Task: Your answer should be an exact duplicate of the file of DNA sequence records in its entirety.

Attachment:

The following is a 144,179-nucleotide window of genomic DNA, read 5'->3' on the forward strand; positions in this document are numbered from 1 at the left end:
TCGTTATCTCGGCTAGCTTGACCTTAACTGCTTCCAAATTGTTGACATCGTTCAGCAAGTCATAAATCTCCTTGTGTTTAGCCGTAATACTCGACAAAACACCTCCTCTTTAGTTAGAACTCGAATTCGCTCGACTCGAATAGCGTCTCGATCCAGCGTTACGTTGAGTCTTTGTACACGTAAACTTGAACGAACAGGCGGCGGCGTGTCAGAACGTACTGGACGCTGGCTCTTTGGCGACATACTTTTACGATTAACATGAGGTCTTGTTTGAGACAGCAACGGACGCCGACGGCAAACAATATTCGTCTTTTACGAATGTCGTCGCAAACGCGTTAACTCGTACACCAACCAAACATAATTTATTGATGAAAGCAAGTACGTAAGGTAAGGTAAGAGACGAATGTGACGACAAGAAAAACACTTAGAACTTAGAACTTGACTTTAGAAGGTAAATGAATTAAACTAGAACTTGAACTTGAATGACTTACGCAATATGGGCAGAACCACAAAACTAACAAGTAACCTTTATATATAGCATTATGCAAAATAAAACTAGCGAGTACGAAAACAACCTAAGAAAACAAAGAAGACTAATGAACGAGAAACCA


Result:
The following is a 144,179-nucleotide window of genomic DNA, read 5'->3' on the forward strand; positions in this document are numbered from 1 at the left end:
TCGTTATCTCGGCTAGCTTGACCTTAACTGCTTCCAAATTGTTGACATCGTTCAGCAAGTCATAAATCTCCTTGTGTTTAGCCGTAATACTCGACAAAACACCTCCTCTTTAGTTAGAACTCGAATTCGCTCGACTCGAATAGCGTCTCGATCCAGCGTTACGTTGAGTCTTTGTACACGTAAACTTGAACGAACAGGCGGCGGCGTGTCAGAACGTACTGGACGCTGGCTCTTTGGCGACATACTTTTACGATTAACATGAGGTCTTGTTTGAGACAGCAACGGACGCCGACGGCAAACAATATTCGTCTTTTACGAATGTCGTCGCAAACGCGTTAACTCGTACACCAACCAAACATAATTTATTGATGAAAGCAAGTACGTAAGGTAAGGTAAGAGACGAATGTGACGACAAGAAAAACACTTAGAACTTAGAACTTGACTTTAGAAGGTAAATGAATTAAACTAGAACTTGAACTTGAATGACTTACGCAATATGGGCAGAACCACAAAACTAACAAGTAACCTTTATATATAGCATTATGCAAAATAAAACTAGCGAGTACGAAAACAACCTAAGAAAACAAAGAAGACTAATGAACGAGAAACCA